Fought in 1529, the Battle of Ghaghra was a crucial battle in the Mughal Empire’s conquest of India. It came after the First Battle of Panipat, which took place in 1526, and the Battle of Khanwa in 1527. It was fought between Babur’s Mughal armies and Sultan Nusrat Shah’s Sultanate of Bengal forces. In the context of the IAS Exam preparation for this topic, this blog summarises key information about the Battle of Ghaghra.
Battle of Ghaghra
|Date||May 6, 1529|
|Location||Ghaghara River, Bihar, India|
|Result||Victory of the Mughals|
|Territorial changes||Bihar and surrounding territories were annexed by Mughal Empire.
A peace settlement with the Kingdom of Bengal.
|Victor||Babur won the Battle and established the Mughal Dynasty.|
Despite the fact that the battle of Khanwa had secured Babur’s position as Delhi’s undisputed monarch, he had still to face the remaining Afghan leaders. Muhammad Lodi, Ibrahim Lodi’s younger brother, was one of the most prominent among them.
Muhammad Lodi and Babur battled in the Battle of Ghaghra in 1529. In which the ruler of Bengal, Nusrat Shah, helped Muhammad Lodi. However, Babur was successful once more, consolidating his control throughout India.
The Battle of Ghaghra
Following the death of his brother, Sultan Ibrahim Lodi, at the second Battle of Panipat in 1526, Mahmud Lodi declared himself the legitimate successor to the Delhi Sultanate. His title was threatened following his defeat and escape in the Battle of Khanwa in 1527. Mahmud Lodi requested and received assistance from his Afghan relatives in the east. His troops, which included Eastern Afghan Confederates, conquered Bihar.
The Pathan ruler of Bihar died after Sultan Mahmud Shah Lohani. His minor son Jalal ud-Din Lohani was crowned as the ruler. His mother Dudu, on the other hand, had a falling out with another noble, Farid Khan, better known as Sher Shah Suri. The Lohani nobles’ bickering distracted them from Babur’s approaching soldiers, forcing the young prince to seek refuge in the nearby sultanate of Bengal. The Afghans of Jaunpur asked Mahmud Lodi to seize the throne of Bihar and Jaunpur in order to prevent the state’s total collapse. He was able to seize control of the majority of Bihar without opposition after the approval.
After hearing about the events in Bihar, Babur decided to march there with his army, and on February 27, 1529, he arrived at Dadaki on the banks of the Ganges, where he was welcomed by his son Humayun and general Askari. The Mughal army marched along the right side of the river soon after.
Sultan Mahmud Lodi was in the Bengal camp with a huge force of Afghans. Babur learned through his spies in the camp that Mahmud Lodi’s request to have their families removed from the front lines was turned down by the Bengalis. They most likely wished to keep collateral in case Mahmud changed his mind. This behaviour was offensive to Babur, and their actions were disgusting. As a result, their impartiality was violated, giving him Casus Belli (cause for war) against the Bengalis.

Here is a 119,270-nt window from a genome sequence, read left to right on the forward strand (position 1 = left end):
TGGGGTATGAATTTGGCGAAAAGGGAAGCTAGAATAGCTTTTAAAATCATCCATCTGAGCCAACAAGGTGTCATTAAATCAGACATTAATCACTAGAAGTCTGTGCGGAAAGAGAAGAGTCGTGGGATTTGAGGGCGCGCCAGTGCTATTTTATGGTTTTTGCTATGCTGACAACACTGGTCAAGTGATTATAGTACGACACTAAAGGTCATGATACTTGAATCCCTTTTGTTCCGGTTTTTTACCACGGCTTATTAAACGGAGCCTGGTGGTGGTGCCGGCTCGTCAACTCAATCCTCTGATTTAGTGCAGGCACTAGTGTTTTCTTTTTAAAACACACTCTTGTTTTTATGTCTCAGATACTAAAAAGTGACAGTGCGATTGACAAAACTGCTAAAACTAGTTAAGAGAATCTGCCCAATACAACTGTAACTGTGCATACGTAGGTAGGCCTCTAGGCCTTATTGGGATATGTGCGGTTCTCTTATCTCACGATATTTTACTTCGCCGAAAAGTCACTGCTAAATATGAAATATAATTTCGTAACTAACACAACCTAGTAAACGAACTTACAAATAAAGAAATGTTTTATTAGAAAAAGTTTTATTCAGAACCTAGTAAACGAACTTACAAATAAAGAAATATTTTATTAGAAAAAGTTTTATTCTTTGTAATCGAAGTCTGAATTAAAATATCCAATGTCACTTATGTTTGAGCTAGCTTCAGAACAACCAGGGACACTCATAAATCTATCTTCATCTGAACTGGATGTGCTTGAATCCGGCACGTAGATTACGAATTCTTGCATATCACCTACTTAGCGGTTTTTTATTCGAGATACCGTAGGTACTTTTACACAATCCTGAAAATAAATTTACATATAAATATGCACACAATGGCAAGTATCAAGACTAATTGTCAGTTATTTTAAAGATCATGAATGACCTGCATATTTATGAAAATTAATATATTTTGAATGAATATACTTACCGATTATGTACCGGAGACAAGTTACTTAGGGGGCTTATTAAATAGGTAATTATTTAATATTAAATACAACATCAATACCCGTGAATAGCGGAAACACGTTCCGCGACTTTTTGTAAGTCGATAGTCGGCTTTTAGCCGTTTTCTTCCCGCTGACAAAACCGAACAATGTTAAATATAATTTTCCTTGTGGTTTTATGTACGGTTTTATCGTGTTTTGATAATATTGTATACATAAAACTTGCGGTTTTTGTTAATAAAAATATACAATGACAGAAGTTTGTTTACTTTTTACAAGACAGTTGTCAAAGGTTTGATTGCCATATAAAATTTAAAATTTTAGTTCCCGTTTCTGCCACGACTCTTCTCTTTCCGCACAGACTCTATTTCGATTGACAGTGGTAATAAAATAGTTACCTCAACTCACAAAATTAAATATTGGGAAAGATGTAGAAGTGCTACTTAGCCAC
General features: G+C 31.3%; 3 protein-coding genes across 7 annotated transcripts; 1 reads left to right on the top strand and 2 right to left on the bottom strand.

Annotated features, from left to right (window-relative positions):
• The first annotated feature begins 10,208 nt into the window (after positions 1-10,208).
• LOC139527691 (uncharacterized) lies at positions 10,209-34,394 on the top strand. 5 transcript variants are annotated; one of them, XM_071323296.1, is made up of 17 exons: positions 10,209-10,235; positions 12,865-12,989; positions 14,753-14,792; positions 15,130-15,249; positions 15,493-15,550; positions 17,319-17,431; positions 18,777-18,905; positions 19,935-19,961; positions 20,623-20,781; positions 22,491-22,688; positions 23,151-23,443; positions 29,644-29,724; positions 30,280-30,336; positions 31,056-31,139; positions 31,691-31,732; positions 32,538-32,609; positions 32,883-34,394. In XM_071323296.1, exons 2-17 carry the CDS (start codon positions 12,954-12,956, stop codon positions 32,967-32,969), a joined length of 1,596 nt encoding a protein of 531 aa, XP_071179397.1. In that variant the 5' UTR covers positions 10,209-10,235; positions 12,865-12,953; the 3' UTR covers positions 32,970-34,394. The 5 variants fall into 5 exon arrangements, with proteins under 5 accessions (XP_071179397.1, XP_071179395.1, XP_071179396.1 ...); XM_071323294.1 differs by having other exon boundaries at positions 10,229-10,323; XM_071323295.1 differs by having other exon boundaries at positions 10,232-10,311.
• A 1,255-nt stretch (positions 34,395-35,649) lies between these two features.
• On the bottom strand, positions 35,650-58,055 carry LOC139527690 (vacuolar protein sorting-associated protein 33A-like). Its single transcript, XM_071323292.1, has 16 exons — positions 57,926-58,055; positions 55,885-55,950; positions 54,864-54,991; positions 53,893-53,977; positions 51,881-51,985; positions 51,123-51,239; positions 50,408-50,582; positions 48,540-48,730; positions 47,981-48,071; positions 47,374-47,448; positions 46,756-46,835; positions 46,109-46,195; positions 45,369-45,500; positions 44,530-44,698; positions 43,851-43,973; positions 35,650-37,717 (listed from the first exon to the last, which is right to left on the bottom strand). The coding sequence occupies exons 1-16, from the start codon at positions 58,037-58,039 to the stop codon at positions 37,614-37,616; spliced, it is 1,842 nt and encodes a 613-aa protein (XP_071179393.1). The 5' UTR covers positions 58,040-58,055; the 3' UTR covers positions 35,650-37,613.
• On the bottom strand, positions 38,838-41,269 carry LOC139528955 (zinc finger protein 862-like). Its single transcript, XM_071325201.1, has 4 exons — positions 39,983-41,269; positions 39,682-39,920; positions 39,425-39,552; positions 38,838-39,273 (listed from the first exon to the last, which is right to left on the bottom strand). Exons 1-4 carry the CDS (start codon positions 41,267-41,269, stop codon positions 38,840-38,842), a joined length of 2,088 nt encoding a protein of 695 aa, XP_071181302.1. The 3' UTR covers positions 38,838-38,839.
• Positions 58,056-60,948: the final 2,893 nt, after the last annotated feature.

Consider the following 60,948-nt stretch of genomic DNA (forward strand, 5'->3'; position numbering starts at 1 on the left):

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- Babur found the Bengal army, known as the Kherid army, between what is today the Saran region in the north. They set their tent on the Ganges’ left bank. He also learned that the Bengali generals had gathered around 100–150 vessels on their side of the stream, allowing them to simultaneously block an enemy’s passage while facilitating their own.
- With around 20,000 soldiers, Sultan Junaid Birlas from Jaunpur joined Babur.
- The army’s main body, led by Askari, was ordered to march down the river in order to attract the enemy out of the camp. They were supposed to divert the Bengali army long enough for a division led by Babur and Muhammad Zaman to cross the river with artillery and muskets.
- As soon as Askari’s army began to march on May 6, 1529, Babur ordered his whole division, as well as Zaman’s, to cross without delay. The Afghans tried numerous times to stop the river crossing but were quickly defeated by withering small-arms and artillery fire.
- They soon found themselves being gradually encircled. on each of the three sides. However, before the encirclement could be completed, Afghan leaders decided to withdraw before their casualties became too high, and retreated. The Mughals won the battle of Ghaghra.
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The Aftermath of The Battle of Ghaghra
The win has far-reaching consequences. The fight put an end to Afghan hopes for a separate kingdom in the east, as well as a proxy kingdom in Delhi. The rivalries between the Lodi and Lohani groups were enough to put an end to the idea of an independent Afghan kingdom.
The Battle of Ghaghra was the last battle that Babur fought. He used jagirs (Estates) to distribute to loyal nobles and friends as he continued to solidify his rule and create an administration system in his new Empire. He died of an unexplained illness on December 26, 1530, at the age of 47, and was succeeded by his eldest son, Humayun.
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